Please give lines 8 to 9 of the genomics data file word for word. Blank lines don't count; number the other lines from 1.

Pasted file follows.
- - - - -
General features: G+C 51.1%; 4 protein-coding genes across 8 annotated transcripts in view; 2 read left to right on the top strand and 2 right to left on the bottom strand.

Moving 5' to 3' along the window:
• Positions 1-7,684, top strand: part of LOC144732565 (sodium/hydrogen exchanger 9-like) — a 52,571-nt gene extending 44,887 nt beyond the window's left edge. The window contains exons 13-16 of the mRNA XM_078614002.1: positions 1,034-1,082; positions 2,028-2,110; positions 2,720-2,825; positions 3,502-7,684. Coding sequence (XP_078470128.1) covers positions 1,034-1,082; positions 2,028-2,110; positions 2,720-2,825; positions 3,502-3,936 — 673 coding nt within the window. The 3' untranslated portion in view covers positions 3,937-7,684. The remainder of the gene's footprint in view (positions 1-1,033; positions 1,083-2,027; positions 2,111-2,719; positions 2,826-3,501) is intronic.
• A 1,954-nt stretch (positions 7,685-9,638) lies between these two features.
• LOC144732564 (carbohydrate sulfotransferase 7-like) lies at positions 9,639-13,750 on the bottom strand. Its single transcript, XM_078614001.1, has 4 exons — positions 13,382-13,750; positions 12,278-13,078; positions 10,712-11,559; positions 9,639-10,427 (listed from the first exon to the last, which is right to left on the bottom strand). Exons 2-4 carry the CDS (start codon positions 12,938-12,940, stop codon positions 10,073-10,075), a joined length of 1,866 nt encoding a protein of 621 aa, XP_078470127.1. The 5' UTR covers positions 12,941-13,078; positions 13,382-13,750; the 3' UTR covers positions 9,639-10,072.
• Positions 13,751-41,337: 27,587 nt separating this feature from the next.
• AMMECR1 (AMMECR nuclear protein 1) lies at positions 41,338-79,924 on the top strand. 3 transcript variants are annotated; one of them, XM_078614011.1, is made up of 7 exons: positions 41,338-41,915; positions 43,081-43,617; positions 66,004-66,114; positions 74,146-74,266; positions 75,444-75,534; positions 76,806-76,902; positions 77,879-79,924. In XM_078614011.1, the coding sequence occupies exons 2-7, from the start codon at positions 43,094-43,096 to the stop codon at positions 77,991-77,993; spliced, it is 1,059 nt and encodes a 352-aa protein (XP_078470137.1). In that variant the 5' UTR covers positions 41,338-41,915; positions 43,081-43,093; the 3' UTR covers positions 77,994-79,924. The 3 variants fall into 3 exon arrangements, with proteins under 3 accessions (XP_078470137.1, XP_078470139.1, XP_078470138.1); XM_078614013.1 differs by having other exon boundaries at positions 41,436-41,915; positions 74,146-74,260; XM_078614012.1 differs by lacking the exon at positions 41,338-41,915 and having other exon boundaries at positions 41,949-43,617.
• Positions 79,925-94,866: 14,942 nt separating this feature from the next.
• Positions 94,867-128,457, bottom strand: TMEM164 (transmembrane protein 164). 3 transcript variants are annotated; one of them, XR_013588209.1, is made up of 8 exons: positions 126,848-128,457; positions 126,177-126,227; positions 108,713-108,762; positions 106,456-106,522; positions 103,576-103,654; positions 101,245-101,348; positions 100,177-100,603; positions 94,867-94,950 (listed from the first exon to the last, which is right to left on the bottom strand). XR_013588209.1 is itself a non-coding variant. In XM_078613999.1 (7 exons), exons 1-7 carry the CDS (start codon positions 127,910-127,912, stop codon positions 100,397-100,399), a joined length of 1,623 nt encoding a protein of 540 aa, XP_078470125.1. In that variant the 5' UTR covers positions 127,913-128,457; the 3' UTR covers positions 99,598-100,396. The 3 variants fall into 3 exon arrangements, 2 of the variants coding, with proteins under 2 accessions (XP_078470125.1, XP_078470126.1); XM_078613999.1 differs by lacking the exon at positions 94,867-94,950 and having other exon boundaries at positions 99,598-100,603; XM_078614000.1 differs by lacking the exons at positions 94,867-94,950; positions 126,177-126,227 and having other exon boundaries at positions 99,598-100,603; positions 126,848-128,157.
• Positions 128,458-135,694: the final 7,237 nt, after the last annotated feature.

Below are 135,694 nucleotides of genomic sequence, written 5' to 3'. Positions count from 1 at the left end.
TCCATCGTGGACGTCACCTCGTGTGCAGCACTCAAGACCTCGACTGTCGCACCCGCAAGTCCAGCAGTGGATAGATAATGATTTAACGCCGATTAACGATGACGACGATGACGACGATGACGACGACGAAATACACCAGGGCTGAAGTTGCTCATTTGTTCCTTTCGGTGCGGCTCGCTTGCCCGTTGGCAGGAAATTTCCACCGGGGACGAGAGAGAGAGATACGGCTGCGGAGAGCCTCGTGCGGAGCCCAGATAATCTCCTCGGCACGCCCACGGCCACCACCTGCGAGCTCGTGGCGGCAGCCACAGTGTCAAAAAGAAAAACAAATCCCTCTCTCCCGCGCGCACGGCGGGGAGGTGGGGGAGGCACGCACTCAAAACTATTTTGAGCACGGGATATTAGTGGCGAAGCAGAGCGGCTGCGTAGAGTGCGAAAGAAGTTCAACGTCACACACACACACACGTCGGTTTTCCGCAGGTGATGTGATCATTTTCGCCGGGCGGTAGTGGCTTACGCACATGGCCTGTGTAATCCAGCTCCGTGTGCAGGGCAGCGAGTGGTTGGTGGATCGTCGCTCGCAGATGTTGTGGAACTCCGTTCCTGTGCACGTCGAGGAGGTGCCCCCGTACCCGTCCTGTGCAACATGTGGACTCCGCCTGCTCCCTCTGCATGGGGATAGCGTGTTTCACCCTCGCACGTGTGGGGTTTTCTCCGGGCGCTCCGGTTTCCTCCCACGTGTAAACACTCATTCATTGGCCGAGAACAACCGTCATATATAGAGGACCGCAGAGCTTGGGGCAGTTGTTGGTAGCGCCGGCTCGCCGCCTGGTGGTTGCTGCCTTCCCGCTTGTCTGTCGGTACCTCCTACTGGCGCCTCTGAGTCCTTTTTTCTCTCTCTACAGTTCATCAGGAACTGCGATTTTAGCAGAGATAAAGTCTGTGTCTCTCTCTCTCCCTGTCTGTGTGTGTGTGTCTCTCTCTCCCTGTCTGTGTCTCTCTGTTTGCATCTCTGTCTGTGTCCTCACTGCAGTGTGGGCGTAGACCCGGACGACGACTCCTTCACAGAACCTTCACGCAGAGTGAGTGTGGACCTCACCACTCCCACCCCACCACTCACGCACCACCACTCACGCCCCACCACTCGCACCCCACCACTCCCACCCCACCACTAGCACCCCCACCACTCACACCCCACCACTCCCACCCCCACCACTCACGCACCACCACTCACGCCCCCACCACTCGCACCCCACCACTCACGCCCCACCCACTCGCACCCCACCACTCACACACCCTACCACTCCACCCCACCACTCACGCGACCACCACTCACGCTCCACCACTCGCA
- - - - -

• Positions 79,925-94,866: 14,942 nt separating this feature from the next.
• Positions 94,867-128,457, bottom strand: TMEM164 (transmembrane protein 164). 3 transcript variants are annotated; one of them, XR_013588209.1, is made up of 8 exons: positions 126,848-128,457; positions 126,177-126,227; positions 108,713-108,762; positions 106,456-106,522; positions 103,576-103,654; positions 101,245-101,348; positions 100,177-100,603; positions 94,867-94,950 (listed from the first exon to the last, which is right to left on the bottom strand). XR_013588209.1 is itself a non-coding variant. In XM_078613999.1 (7 exons), exons 1-7 carry the CDS (start codon positions 127,910-127,912, stop codon positions 100,397-100,399), a joined length of 1,623 nt encoding a protein of 540 aa, XP_078470125.1. In that variant the 5' UTR covers positions 127,913-128,457; the 3' UTR covers positions 99,598-100,396. The 3 variants fall into 3 exon arrangements, 2 of the variants coding, with proteins under 2 accessions (XP_078470125.1, XP_078470126.1); XM_078613999.1 differs by lacking the exon at positions 94,867-94,950 and having other exon boundaries at positions 99,598-100,603; XM_078614000.1 differs by lacking the exons at positions 94,867-94,950; positions 126,177-126,227 and having other exon boundaries at positions 99,598-100,603; positions 126,848-128,157.